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Shabbat Parashat Bechukotai 5776

Ein Ayah: Appreciating Sanctity

(condensed from Ein Ayah, Shabbat 2:200)

Gemara: Rabbi Yishmael ben Elazar says: Due to two sins, ignorant people die: for calling the aron kodesh (ark holding Torah scrolls) arana (roughly, a closet) and for calling a beit knesset (synagogue) a beit am (house of the people).

 

Ein Ayah: Sometimes the intellects of simple people recognize something’s innate greatness but cannot refine that recognition. Such weak understanding is damaging and can even lead to their death.

We need to toil so that the general public, including those with intellectual abilities which have not concentrated on Torah, will understand that external items connected to good relate to divinely inspired wisdom. Even the untrained mind, if it is sensitive enough, can grasp truth like a flash of lightening. A person needs to put in proper perspective the connection between lofty ideas and specific physical things, which he can do according to his spiritual level. This is the foundation of the Torah and the path of a life of truth. This is also the strength of prophets, who connect the physical with the divine so that divine intellect influences their emotions and elevates everything.

For any person to have a life of sanctity, he needs to be connected to divine conceptions of truth, which possess great power to elevate him. A person has to choose a path in his life, and life presents many conflicting experiences. In whatever place and level he is, he can find divine grandeur, as the pasuk says: “If I rise up to the heaven, there You are, or if I go down to the depths, indeed it is You” (Tehillim 139:8).

In order to recognize this, natural intellect does not suffice, as one requires serious, consistent study. Torah is compared to water, which descends from a high place to a low one, representing humility, which is the crown of wisdom. With such recognition, one views an aron kodesh as a storehouse of sanctity.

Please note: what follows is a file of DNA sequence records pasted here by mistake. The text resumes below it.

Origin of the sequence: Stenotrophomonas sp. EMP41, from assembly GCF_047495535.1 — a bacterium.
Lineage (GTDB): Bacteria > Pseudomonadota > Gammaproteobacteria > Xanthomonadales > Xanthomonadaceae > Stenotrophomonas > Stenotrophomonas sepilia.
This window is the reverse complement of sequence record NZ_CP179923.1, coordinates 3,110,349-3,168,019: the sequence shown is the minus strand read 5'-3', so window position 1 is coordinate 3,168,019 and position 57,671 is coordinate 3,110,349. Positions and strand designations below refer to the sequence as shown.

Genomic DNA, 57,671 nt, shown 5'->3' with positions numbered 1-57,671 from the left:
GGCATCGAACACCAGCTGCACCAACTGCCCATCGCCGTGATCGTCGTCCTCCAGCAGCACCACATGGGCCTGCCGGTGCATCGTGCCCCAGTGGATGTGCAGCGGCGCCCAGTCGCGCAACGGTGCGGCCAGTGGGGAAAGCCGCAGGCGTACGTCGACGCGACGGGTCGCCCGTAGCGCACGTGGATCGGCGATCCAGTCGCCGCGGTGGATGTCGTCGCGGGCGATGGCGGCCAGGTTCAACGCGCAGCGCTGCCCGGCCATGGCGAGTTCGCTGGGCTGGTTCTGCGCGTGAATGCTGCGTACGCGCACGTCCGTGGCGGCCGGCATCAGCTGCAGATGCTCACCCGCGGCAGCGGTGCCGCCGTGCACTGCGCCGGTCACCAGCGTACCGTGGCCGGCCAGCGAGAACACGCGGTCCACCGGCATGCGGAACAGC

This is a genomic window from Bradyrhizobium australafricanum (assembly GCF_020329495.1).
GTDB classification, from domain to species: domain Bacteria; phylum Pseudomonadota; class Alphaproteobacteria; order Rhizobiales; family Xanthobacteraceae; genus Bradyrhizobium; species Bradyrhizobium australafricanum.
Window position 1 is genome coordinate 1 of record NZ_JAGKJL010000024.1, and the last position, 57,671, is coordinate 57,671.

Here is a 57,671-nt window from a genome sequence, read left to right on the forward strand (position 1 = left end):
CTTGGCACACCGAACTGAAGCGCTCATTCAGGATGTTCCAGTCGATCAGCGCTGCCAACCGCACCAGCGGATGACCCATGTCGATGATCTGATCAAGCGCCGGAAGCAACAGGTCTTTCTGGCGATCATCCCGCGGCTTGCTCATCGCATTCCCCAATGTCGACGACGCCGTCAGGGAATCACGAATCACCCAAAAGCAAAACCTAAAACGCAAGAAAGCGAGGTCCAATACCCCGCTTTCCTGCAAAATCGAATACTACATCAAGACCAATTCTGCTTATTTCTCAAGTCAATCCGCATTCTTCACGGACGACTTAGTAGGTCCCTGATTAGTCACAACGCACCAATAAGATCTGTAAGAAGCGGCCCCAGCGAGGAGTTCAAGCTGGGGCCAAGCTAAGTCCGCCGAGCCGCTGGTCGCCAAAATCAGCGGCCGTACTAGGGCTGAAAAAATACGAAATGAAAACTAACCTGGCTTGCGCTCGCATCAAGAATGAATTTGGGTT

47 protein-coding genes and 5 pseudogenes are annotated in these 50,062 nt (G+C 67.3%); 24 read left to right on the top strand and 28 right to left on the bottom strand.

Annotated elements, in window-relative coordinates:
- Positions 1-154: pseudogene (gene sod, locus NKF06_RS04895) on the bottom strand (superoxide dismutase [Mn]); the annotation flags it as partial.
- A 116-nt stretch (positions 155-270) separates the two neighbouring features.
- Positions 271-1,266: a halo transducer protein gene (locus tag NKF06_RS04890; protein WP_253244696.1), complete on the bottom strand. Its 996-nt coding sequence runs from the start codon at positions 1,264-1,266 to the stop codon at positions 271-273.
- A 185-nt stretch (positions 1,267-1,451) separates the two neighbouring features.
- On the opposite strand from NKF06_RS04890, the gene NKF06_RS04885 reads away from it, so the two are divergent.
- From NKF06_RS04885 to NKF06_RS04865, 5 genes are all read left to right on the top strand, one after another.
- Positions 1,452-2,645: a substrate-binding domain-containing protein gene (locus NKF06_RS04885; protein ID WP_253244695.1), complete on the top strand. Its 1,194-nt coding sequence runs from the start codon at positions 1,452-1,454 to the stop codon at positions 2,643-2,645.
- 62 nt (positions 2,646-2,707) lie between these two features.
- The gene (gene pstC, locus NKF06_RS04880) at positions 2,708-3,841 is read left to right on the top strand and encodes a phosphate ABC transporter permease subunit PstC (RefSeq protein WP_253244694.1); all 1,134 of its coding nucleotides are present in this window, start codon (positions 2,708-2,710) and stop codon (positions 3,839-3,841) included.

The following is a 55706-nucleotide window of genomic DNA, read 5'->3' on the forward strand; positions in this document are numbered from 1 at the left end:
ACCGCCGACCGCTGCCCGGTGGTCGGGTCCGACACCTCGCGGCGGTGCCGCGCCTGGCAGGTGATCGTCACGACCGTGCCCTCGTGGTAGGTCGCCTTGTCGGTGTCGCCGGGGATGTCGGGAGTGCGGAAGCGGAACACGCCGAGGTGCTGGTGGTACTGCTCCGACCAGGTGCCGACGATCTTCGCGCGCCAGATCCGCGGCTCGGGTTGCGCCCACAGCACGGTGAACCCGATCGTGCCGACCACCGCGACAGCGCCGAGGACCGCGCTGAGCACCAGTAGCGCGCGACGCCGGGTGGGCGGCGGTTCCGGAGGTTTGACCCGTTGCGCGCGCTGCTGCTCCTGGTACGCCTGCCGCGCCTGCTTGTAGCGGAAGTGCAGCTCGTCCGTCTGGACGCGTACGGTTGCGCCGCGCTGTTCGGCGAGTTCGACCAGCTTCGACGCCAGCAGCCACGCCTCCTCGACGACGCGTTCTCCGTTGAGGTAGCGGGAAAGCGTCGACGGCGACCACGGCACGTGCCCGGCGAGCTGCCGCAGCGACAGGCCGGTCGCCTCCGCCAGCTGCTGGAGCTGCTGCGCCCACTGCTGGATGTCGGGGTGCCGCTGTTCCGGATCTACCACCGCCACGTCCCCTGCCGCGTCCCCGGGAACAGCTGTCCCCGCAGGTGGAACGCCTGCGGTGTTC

If an ignorant person relies on his natural intellect, he will continuously deteriorate. He will not allow special things to impact on his life, and he will not agree to surrender his opinion to those of scholars. If he views himself as intelligent enough to know better than the scholars who have learned truth, life, and goodness, he can lower himself to a pit of destruction.

It may start internally, with an attitude on how to view Torah and the honor it deserves. But from there, untrained ideas continue to matters of the running of society, which, if they take hold, can prevent society from progressing in sanctity. They will view society from its secular side and will not enable the internal value of society to take root. This happens because the untrained mind does not see a way to connect between lofty ideas, which are the basis of sanctity, and life of activity, which involves simple, small matters.

When one cannot see sanctity in communal life, he views a beit knesset as a beit am. This is wrong because sanctity of divine origin descends upon a united community of Jews, with all the matters of life that join them, and turns a synagogue into a House of Hashem and a mini-Temple. This imprints on the entire holy community a stamp of sanctity, life, and truth in a manner that it cannot impact on individuals. People can then see how events are connected to a greater picture that is full of light, and that the community can be truly successful when the Torah impacts on it. “In the congregations, bless Hashem, the Lord, from the source of Israel” (Tehillim 68:27). The more the light of Torah shines on people, the more their untrained intellects become elevated. Then, they will grasp the tree of life and its branches and view the aron kodesh as sacred, and realize that Israel is separate not by chance but by design of the special divine soul, which accompanies us when we join together. Hashem is present in a synagogue, not in a beit am.

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